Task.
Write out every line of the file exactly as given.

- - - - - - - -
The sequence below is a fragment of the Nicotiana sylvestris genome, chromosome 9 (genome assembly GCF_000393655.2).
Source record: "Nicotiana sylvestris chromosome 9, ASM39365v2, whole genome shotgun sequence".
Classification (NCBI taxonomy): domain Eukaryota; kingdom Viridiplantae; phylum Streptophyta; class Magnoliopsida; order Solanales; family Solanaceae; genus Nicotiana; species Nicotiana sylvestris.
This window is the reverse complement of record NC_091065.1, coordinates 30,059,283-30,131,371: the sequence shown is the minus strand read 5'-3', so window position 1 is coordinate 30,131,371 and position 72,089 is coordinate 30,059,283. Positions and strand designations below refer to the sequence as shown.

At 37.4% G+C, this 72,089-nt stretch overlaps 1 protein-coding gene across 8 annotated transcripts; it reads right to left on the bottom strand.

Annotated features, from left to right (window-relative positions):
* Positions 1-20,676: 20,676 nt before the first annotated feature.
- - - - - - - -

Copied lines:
The sequence below is a fragment of the Nicotiana sylvestris genome, chromosome 9 (genome assembly GCF_000393655.2).
Source record: "Nicotiana sylvestris chromosome 9, ASM39365v2, whole genome shotgun sequence".
Classification (NCBI taxonomy): domain Eukaryota; kingdom Viridiplantae; phylum Streptophyta; class Magnoliopsida; order Solanales; family Solanaceae; genus Nicotiana; species Nicotiana sylvestris.
This window is the reverse complement of record NC_091065.1, coordinates 30,059,283-30,131,371: the sequence shown is the minus strand read 5'-3', so window position 1 is coordinate 30,131,371 and position 72,089 is coordinate 30,059,283. Positions and strand designations below refer to the sequence as shown.

At 37.4% G+C, this 72,089-nt stretch overlaps 1 protein-coding gene across 8 annotated transcripts; it reads right to left on the bottom strand.

Annotated features, from left to right (window-relative positions):
* Positions 1-20,676: 20,676 nt before the first annotated feature.